Role of redox potential and reactive oxygen species in stress signaling

Oncogene. 1999 Nov 1;18(45):6104-11. doi: 10.1038/sj.onc.1203128.

Abstract

Stress-activated signaling cascades are affected by altered redox potential. Key contributors to altered redox potential are reactive oxygen species (ROS) which are formed, in most cases, by exogenous genotoxic agents including irradiation, inflammatory cytokines and chemical carcinogens. ROS and altered redox potential can be considered as the primary intracellular changes which regulate protein kinases, thereby serving as an important cellular component linking external stimuli with signal transduction in stress response. The mechanisms, which underlie the ROS-mediated response, involve direct alteration of kinases and transcription factors, and indirect modulation of cysteine-rich redox-sensitive proteins exemplified by thioredoxin and glutathione S-transferase. This review summarizes the current understanding of the mechanisms contributing to ROS-related changes in key stress activated signaling cascades.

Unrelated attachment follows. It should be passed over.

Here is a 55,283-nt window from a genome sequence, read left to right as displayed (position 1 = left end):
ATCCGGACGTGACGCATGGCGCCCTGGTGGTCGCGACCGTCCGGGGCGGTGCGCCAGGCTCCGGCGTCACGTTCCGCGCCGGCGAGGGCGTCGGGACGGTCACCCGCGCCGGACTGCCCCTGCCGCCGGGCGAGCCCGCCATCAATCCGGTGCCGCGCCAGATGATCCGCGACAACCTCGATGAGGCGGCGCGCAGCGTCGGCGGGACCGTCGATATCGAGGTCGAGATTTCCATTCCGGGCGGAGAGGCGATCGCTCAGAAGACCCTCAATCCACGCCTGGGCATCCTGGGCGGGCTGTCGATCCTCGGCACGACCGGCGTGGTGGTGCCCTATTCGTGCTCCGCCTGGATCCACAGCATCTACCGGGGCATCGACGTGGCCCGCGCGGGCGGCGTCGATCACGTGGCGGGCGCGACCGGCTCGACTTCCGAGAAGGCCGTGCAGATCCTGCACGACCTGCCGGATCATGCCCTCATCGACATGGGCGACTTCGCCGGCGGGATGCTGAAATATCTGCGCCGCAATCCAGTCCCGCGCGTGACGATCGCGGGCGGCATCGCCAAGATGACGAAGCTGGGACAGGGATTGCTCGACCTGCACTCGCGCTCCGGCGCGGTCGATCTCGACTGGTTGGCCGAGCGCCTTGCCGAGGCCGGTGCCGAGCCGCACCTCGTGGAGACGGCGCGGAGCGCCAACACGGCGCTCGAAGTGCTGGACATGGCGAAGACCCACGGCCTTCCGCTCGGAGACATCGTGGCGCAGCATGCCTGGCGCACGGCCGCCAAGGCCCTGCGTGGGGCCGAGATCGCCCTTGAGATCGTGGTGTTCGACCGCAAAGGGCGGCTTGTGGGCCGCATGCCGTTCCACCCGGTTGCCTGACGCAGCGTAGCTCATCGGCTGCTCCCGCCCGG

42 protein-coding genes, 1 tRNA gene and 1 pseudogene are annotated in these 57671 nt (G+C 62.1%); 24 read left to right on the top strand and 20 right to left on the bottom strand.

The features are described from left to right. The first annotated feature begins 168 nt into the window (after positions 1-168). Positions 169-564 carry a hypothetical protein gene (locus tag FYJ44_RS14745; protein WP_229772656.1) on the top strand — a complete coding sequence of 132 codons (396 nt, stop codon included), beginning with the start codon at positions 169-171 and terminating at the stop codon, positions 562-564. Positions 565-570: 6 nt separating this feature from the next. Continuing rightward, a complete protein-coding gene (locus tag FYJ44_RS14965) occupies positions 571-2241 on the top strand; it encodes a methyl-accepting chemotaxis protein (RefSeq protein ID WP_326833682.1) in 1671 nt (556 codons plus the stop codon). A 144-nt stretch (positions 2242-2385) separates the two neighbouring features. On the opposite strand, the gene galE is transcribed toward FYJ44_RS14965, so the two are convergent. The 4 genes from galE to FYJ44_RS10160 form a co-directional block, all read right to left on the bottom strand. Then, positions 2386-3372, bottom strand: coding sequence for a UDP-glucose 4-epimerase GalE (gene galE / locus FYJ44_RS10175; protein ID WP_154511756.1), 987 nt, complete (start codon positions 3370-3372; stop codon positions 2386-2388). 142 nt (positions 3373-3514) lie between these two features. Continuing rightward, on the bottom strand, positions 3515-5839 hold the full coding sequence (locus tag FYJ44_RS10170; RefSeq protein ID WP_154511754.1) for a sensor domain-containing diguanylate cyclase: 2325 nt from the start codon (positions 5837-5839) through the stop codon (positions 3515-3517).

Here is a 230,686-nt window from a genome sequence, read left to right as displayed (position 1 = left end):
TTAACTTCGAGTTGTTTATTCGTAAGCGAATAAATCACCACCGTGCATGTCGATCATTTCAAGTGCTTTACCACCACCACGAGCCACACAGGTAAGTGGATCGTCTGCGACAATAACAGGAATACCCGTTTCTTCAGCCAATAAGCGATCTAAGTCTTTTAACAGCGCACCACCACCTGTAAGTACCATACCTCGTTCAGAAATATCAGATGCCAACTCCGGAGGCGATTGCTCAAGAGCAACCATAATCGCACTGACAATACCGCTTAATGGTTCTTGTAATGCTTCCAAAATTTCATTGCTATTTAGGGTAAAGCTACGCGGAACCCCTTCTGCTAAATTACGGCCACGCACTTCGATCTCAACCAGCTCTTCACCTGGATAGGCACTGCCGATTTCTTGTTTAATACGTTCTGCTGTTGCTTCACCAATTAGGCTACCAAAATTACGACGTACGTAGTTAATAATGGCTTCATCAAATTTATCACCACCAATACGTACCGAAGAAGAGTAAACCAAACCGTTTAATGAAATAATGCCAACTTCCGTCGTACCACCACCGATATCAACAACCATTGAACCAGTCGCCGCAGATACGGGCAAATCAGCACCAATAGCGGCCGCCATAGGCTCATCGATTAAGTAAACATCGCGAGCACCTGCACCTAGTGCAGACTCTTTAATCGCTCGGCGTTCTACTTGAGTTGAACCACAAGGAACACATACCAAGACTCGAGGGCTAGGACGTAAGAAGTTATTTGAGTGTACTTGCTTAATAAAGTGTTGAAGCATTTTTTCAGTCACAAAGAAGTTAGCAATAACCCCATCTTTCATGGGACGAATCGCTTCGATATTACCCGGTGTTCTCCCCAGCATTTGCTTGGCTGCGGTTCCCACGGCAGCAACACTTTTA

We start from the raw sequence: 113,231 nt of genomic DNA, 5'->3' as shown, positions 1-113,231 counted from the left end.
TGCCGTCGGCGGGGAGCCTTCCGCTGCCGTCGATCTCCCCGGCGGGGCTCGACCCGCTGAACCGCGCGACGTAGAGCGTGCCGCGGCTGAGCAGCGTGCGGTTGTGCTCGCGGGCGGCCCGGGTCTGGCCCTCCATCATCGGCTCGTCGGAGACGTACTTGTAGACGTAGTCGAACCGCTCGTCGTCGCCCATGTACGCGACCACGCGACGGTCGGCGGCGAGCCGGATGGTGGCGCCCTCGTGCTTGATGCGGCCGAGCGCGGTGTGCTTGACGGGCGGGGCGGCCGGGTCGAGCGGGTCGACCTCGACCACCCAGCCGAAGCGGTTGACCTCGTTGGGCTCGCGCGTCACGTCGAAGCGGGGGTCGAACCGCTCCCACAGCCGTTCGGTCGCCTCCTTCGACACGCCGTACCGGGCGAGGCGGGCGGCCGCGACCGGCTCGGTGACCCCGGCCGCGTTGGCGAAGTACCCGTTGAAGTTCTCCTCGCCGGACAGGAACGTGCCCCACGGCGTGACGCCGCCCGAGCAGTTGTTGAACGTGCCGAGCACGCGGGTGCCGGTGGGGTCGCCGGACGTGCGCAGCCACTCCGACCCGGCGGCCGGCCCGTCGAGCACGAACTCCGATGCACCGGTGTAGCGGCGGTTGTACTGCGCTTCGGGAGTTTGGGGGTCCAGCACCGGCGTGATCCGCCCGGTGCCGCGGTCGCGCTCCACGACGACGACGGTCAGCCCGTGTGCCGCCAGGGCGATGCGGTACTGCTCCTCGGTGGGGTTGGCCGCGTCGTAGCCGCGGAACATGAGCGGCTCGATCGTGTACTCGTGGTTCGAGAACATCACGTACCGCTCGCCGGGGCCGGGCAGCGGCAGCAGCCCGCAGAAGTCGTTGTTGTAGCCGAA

Publication types

  • Research Support, U.S. Gov't, P.H.S.
  • Review

MeSH terms

  • Animals
  • Gene Expression Regulation
  • Glutathione Transferase / metabolism
  • Humans
  • Oxidation-Reduction
  • Oxidative Stress / physiology*
  • Protein Kinases / genetics
  • Protein Kinases / metabolism
  • Reactive Oxygen Species / metabolism*
  • Signal Transduction*
  • Thioredoxins / metabolism
  • Transcription Factors / genetics
  • Transcription Factors / metabolism

Substances

  • Reactive Oxygen Species
  • Transcription Factors
  • Thioredoxins
  • Glutathione Transferase
  • Protein Kinases